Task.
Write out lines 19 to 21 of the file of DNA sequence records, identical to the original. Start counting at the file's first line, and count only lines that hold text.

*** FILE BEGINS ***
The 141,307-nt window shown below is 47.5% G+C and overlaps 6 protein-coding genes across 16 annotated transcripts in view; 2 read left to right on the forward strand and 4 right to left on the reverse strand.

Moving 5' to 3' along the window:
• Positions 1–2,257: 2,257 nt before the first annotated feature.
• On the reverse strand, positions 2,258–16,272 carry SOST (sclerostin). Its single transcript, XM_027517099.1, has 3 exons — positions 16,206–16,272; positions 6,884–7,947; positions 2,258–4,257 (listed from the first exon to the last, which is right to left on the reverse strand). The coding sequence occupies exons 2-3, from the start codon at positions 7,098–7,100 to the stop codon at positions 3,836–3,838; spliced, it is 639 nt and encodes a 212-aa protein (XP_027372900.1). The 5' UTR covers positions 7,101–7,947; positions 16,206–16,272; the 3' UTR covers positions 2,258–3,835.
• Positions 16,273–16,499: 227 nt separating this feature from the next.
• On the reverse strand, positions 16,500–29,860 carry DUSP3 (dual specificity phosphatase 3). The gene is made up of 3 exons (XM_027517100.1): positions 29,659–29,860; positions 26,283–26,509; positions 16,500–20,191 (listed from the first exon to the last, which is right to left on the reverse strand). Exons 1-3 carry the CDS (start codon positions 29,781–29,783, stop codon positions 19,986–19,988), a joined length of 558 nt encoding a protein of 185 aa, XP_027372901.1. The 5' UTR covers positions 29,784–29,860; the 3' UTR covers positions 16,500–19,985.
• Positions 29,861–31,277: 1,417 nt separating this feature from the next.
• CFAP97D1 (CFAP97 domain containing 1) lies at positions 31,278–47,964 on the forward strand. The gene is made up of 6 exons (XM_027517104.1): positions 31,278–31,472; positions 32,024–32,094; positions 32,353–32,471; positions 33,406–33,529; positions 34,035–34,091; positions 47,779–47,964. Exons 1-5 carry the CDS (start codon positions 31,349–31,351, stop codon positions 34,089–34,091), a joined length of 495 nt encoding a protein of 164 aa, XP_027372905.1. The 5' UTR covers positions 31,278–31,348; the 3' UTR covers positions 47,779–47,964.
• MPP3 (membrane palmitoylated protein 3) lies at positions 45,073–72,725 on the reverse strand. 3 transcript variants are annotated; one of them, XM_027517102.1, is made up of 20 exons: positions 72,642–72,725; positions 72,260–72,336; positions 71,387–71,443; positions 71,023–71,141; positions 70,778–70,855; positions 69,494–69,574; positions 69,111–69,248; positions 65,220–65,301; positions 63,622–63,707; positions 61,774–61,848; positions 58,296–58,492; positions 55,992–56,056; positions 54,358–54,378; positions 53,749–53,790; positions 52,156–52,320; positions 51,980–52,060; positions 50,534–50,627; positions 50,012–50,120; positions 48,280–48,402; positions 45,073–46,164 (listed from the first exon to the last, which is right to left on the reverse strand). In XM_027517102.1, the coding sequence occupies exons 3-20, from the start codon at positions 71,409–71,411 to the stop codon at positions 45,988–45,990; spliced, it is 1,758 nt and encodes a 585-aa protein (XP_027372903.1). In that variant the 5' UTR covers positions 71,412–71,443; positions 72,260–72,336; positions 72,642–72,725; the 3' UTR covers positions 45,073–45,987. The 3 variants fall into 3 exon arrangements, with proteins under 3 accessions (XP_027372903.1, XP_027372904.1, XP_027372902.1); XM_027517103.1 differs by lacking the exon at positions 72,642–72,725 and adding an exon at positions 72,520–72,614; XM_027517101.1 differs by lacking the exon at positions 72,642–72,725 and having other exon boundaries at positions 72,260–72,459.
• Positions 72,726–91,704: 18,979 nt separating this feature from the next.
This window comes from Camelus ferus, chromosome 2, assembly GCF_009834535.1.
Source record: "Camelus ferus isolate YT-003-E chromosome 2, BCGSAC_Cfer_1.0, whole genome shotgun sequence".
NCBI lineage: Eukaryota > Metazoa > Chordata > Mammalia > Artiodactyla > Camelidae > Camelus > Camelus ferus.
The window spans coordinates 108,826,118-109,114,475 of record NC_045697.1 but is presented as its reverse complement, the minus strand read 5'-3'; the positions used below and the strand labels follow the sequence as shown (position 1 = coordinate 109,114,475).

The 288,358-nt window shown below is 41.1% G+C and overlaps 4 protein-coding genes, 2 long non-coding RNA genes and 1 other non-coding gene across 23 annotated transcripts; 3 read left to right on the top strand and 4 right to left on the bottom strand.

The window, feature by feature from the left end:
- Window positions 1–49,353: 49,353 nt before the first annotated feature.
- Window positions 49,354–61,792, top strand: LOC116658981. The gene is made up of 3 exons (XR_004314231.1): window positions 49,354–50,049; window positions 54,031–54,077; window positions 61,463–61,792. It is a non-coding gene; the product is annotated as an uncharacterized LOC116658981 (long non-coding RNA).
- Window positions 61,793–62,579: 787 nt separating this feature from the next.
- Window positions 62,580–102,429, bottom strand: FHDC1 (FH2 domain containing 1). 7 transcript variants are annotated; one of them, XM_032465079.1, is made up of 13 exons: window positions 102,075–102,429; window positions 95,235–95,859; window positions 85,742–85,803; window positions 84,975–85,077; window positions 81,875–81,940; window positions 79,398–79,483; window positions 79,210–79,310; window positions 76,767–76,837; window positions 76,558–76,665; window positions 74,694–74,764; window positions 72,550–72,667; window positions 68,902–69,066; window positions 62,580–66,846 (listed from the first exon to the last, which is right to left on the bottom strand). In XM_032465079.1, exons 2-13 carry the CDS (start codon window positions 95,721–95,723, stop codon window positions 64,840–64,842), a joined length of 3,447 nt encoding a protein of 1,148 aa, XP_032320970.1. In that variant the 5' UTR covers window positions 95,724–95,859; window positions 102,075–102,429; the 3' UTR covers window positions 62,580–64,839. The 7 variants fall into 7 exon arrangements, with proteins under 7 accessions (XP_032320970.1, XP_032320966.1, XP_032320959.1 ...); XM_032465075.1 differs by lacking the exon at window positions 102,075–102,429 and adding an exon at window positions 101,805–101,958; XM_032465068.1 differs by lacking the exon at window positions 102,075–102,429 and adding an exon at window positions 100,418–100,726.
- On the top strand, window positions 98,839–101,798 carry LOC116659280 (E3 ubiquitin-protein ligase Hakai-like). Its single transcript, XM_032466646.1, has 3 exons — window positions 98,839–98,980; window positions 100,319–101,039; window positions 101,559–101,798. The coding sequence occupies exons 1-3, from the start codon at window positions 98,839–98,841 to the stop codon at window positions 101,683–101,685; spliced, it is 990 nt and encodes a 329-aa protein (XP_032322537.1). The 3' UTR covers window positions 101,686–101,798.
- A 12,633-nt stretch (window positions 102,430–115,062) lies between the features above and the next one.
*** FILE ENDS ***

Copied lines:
- Window positions 61,793–62,579: 787 nt separating this feature from the next.
- Window positions 62,580–102,429, bottom strand: FHDC1 (FH2 domain containing 1). 7 transcript variants are annotated; one of them, XM_032465079.1, is made up of 13 exons: window positions 102,075–102,429; window positions 95,235–95,859; window positions 85,742–85,803; window positions 84,975–85,077; window positions 81,875–81,940; window positions 79,398–79,483; window positions 79,210–79,310; window positions 76,767–76,837; window positions 76,558–76,665; window positions 74,694–74,764; window positions 72,550–72,667; window positions 68,902–69,066; window positions 62,580–66,846 (listed from the first exon to the last, which is right to left on the bottom strand). In XM_032465079.1, exons 2-13 carry the CDS (start codon window positions 95,721–95,723, stop codon window positions 64,840–64,842), a joined length of 3,447 nt encoding a protein of 1,148 aa, XP_032320970.1. In that variant the 5' UTR covers window positions 95,724–95,859; window positions 102,075–102,429; the 3' UTR covers window positions 62,580–64,839. The 7 variants fall into 7 exon arrangements, with proteins under 7 accessions (XP_032320970.1, XP_032320966.1, XP_032320959.1 ...); XM_032465075.1 differs by lacking the exon at window positions 102,075–102,429 and adding an exon at window positions 101,805–101,958; XM_032465068.1 differs by lacking the exon at window positions 102,075–102,429 and adding an exon at window positions 100,418–100,726.
- On the top strand, window positions 98,839–101,798 carry LOC116659280 (E3 ubiquitin-protein ligase Hakai-like). Its single transcript, XM_032466646.1, has 3 exons — window positions 98,839–98,980; window positions 100,319–101,039; window positions 101,559–101,798. The coding sequence occupies exons 1-3, from the start codon at window positions 98,839–98,841 to the stop codon at window positions 101,683–101,685; spliced, it is 990 nt and encodes a 329-aa protein (XP_032322537.1). The 3' UTR covers window positions 101,686–101,798.